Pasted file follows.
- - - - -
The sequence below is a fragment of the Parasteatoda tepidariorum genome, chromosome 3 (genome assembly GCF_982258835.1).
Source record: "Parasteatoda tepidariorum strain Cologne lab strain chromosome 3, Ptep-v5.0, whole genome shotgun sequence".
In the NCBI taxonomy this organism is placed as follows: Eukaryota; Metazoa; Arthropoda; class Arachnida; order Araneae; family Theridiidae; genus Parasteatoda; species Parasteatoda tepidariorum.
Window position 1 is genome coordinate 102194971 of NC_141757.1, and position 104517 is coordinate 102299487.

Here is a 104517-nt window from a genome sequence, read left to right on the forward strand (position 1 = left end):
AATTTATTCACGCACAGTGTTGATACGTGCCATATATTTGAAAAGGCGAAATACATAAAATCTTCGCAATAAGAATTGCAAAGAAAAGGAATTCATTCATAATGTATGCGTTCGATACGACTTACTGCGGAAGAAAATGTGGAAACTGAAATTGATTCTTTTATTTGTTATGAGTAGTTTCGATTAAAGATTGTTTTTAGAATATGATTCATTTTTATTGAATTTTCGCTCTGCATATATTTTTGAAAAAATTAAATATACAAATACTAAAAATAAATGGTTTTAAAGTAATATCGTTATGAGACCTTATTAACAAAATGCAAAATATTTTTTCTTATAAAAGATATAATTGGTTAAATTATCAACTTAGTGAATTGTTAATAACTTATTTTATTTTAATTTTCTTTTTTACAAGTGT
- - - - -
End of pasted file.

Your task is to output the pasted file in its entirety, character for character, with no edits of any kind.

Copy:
The sequence below is a fragment of the Parasteatoda tepidariorum genome, chromosome 3 (genome assembly GCF_982258835.1).
Source record: "Parasteatoda tepidariorum strain Cologne lab strain chromosome 3, Ptep-v5.0, whole genome shotgun sequence".
In the NCBI taxonomy this organism is placed as follows: Eukaryota; Metazoa; Arthropoda; class Arachnida; order Araneae; family Theridiidae; genus Parasteatoda; species Parasteatoda tepidariorum.
Window position 1 is genome coordinate 102194971 of NC_141757.1, and position 104517 is coordinate 102299487.

Here is a 104517-nt window from a genome sequence, read left to right on the forward strand (position 1 = left end):
AATTTATTCACGCACAGTGTTGATACGTGCCATATATTTGAAAAGGCGAAATACATAAAATCTTCGCAATAAGAATTGCAAAGAAAAGGAATTCATTCATAATGTATGCGTTCGATACGACTTACTGCGGAAGAAAATGTGGAAACTGAAATTGATTCTTTTATTTGTTATGAGTAGTTTCGATTAAAGATTGTTTTTAGAATATGATTCATTTTTATTGAATTTTCGCTCTGCATATATTTTTGAAAAAATTAAATATACAAATACTAAAAATAAATGGTTTTAAAGTAATATCGTTATGAGACCTTATTAACAAAATGCAAAATATTTTTTCTTATAAAAGATATAATTGGTTAAATTATCAACTTAGTGAATTGTTAATAACTTATTTTATTTTAATTTTCTTTTTTACAAGTGT